Timothy Geithner, the new US treasury secretary, had been criticized for announcing plan after plan to get the US economy and financial system moving again, each with few details that investors could latch onto. He went from goat to hero on March 23 when he detailed a programme to provide incentives for private investors to take hundreds of billions of dollars in toxic assets off the hands of banks. That ignited a 7 per cent rally that day on Wall Street and led to gains on bourses around the world.
But Komal Sri-Kumar, chief global strategist at TCW Group, part of the French bank Societe Generale, thinks there is less to the new programme than meets the eye. "While this is a good start on the part of Geithner, and people could make lot of money, the amount is still small relative to the size of toxic assets on banks' books," he said. "I don't think this provides the solution people are looking for."
Authorities in many parts of Europe and Asia implemented policy initiatives of their own, including guarantees of bank debt, injections of capital into the financial system or purchases of corporate or government debt to stimulate economic growth. Investors in those countries likewise remained fairly unimpressed for a while and then suddenly decided to give officials the benefit of the doubt. The global rally could have been due simply to the fact that shares had been beaten up so badly that they were due for a bounce. That may be especially true for emerging markets, which performed far worse in 2008 than their counterparts in mature economies.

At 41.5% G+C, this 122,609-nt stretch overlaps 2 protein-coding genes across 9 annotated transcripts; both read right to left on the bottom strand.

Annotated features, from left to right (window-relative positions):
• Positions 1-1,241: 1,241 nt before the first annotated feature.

"Emerging markets really took it on the chin last year, so it isn't that much of a shock that they have been more resilient this year," said Ben Inker, head of asset allocation at the Boston fund manager GMO. But there may be more to it than that. While shares in the West may have benefited from a belief that authorities were coming to grips with myriad woes, those in emerging economies may have held up so well because they avoided those woes in the first place.